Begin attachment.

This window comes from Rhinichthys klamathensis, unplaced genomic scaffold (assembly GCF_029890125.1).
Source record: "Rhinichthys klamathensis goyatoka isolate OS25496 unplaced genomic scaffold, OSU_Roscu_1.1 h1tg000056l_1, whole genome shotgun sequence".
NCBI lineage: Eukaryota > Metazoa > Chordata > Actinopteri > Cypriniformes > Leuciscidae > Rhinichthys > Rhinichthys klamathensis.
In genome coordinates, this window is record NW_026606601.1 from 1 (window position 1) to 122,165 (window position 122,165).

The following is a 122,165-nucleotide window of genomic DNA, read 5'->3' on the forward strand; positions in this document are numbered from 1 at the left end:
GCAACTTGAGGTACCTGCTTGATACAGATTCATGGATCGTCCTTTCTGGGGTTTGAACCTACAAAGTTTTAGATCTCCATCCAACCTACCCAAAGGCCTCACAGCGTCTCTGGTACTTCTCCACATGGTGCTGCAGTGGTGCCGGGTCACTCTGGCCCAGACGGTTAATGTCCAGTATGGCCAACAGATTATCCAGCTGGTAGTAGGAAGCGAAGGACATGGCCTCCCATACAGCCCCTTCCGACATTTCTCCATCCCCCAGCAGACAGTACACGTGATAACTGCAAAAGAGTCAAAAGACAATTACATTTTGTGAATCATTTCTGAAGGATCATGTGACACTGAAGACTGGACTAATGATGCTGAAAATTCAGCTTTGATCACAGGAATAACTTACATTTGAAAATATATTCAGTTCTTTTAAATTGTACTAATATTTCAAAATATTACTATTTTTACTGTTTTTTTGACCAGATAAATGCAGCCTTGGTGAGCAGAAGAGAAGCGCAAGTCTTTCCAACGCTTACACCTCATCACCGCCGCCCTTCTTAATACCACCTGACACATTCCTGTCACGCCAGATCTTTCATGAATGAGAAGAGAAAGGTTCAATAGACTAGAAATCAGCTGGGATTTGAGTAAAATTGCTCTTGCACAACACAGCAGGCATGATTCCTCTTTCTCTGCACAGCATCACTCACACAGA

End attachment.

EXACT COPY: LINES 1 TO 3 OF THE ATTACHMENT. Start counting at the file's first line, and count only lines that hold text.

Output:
This window comes from Rhinichthys klamathensis, unplaced genomic scaffold (assembly GCF_029890125.1).
Source record: "Rhinichthys klamathensis goyatoka isolate OS25496 unplaced genomic scaffold, OSU_Roscu_1.1 h1tg000056l_1, whole genome shotgun sequence".
NCBI lineage: Eukaryota > Metazoa > Chordata > Actinopteri > Cypriniformes > Leuciscidae > Rhinichthys > Rhinichthys klamathensis.